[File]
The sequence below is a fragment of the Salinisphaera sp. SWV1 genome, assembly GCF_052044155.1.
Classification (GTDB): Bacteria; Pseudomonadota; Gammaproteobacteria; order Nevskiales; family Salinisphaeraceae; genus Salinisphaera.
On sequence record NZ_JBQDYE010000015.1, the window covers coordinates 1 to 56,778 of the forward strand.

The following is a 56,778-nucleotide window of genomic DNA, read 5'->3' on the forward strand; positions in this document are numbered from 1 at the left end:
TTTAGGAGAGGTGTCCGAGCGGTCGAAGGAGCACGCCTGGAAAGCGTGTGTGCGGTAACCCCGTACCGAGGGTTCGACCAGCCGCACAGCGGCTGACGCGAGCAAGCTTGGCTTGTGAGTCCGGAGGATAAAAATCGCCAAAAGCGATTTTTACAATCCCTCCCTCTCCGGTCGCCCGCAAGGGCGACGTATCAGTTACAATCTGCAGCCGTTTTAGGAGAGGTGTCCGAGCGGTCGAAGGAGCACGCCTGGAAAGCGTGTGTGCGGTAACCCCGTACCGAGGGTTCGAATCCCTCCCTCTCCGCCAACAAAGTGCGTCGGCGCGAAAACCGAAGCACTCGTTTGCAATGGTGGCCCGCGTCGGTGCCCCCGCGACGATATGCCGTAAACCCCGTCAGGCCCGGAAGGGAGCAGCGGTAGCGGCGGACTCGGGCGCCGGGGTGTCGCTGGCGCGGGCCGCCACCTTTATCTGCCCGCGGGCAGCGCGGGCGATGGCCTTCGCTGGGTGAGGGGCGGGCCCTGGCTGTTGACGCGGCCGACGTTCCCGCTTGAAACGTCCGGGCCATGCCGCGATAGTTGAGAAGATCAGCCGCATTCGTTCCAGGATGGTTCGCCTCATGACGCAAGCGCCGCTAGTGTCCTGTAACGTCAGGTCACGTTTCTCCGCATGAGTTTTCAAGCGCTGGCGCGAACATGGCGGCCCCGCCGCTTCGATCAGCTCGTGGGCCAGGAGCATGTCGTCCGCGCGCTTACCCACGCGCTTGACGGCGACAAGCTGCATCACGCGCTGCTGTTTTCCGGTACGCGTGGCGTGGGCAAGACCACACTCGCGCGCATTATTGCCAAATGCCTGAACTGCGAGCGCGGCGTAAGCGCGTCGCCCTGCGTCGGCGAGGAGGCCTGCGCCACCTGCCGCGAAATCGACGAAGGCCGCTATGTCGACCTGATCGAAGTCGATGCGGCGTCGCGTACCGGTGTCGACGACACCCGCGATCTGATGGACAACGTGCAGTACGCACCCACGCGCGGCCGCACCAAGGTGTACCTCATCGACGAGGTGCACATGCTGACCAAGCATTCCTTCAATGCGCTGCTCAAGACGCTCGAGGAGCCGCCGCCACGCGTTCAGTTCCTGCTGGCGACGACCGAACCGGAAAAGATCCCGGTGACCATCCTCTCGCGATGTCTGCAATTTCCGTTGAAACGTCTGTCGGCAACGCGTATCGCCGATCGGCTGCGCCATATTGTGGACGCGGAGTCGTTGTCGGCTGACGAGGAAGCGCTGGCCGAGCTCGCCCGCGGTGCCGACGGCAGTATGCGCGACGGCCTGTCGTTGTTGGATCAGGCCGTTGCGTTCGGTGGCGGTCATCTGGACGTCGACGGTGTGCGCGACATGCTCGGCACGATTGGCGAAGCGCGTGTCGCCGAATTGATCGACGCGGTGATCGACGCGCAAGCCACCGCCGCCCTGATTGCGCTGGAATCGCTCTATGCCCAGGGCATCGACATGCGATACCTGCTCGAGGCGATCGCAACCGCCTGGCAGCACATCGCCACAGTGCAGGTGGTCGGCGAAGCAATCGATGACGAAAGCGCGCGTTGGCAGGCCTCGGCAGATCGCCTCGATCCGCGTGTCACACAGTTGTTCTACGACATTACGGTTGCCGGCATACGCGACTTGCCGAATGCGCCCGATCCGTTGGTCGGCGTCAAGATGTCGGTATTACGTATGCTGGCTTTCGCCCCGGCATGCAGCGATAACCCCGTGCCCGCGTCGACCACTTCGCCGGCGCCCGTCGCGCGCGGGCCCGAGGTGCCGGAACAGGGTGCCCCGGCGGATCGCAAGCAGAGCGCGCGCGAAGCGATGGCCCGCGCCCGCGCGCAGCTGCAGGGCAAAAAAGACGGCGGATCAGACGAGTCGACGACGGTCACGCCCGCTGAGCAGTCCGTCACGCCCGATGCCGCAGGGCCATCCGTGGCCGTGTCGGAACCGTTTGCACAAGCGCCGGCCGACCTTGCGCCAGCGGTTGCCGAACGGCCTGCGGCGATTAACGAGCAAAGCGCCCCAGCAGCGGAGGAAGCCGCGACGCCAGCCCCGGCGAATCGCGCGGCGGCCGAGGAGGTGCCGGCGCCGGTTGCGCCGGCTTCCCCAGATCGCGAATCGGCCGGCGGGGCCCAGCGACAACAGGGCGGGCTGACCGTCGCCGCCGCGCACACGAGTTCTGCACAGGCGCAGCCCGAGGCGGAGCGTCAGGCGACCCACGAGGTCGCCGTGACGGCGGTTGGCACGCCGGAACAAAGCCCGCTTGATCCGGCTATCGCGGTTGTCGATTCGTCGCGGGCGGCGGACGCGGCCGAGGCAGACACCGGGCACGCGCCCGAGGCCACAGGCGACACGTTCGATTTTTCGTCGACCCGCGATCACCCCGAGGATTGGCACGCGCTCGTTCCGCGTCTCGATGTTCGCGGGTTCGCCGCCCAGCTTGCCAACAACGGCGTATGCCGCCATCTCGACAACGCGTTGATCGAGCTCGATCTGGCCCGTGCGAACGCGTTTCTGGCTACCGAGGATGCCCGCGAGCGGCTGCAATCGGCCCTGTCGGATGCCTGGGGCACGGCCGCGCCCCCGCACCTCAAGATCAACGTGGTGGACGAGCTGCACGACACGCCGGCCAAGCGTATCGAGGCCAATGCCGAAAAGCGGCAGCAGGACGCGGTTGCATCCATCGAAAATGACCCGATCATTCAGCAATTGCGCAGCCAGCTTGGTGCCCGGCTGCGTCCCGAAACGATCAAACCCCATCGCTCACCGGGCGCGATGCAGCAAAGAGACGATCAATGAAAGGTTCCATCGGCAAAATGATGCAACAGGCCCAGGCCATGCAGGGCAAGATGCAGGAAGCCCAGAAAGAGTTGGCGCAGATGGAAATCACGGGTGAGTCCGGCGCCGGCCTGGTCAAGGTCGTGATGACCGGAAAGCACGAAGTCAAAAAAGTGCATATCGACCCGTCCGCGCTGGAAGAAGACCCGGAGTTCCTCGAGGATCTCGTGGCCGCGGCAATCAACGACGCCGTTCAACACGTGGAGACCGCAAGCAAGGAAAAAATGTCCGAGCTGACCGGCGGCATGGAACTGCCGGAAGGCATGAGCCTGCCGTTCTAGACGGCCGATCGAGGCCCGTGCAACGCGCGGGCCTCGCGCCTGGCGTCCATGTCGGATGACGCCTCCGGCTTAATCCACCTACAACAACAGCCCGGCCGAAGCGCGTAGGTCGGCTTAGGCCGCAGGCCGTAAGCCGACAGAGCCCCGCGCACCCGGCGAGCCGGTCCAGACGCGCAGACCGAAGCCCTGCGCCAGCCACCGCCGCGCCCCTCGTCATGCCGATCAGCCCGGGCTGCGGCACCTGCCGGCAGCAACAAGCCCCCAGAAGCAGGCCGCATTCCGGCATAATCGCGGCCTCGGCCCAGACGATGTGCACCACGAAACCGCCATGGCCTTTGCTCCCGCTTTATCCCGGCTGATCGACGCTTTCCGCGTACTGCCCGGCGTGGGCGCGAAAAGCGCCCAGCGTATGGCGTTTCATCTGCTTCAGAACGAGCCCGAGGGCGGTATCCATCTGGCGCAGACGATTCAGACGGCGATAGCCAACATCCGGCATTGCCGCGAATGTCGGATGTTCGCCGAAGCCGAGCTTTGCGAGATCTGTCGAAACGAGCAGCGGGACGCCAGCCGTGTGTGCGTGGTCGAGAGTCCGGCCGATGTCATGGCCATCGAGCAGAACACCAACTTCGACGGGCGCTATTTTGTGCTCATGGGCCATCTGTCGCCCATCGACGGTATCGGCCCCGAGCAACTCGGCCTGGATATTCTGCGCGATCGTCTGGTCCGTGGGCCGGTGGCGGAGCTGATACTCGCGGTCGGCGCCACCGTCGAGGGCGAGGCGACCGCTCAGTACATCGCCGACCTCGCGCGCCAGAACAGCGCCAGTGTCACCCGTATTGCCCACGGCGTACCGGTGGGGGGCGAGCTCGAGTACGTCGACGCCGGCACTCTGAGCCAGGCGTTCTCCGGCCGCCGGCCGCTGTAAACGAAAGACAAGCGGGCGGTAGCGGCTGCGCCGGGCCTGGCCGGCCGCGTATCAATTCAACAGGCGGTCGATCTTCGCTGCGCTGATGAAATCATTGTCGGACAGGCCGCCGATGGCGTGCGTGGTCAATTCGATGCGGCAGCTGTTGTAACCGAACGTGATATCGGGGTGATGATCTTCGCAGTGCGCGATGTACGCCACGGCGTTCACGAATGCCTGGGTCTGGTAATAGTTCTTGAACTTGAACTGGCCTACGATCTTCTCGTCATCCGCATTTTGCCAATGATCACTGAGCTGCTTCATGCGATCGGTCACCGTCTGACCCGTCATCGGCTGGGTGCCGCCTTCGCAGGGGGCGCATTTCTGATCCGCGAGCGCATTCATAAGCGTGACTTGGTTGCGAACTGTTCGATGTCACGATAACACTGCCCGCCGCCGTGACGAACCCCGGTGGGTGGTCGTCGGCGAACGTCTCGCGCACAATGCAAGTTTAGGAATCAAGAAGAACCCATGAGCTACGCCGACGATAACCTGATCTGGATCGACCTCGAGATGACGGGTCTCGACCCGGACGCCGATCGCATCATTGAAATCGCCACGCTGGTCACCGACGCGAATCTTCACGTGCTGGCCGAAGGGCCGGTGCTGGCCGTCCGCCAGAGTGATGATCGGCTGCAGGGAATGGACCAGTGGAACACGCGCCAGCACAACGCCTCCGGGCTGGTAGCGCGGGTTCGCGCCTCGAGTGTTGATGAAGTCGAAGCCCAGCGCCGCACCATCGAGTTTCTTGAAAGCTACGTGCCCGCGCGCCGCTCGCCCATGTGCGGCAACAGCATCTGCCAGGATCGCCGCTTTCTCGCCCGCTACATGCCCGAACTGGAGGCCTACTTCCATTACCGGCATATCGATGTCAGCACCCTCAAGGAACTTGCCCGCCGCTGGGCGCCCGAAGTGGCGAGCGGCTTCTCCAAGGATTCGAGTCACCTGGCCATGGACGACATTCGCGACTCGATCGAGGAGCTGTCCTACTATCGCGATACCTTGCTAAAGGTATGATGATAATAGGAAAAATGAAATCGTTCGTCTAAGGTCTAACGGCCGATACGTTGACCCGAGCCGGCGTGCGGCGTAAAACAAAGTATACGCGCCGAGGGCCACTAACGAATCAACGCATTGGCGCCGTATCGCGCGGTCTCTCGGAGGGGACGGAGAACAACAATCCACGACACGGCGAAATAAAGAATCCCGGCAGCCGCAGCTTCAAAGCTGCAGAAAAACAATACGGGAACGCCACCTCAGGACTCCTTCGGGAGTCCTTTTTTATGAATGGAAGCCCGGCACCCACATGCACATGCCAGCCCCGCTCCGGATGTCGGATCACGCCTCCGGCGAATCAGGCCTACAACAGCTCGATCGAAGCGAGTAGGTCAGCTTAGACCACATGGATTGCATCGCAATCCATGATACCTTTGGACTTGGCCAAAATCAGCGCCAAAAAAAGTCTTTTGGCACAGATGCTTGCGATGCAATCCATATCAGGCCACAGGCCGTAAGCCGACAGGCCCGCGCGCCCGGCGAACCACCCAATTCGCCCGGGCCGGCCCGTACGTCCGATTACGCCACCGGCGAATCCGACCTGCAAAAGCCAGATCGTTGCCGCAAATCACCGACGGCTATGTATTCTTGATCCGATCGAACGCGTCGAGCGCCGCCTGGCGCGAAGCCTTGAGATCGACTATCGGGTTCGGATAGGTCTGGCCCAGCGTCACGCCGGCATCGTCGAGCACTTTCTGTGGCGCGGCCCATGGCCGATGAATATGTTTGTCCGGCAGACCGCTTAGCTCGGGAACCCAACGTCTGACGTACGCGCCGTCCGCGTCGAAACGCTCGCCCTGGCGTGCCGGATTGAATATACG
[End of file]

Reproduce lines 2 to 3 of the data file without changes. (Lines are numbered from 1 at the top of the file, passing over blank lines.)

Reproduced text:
Classification (GTDB): Bacteria; Pseudomonadota; Gammaproteobacteria; order Nevskiales; family Salinisphaeraceae; genus Salinisphaera.
On sequence record NZ_JBQDYE010000015.1, the window covers coordinates 1 to 56,778 of the forward strand.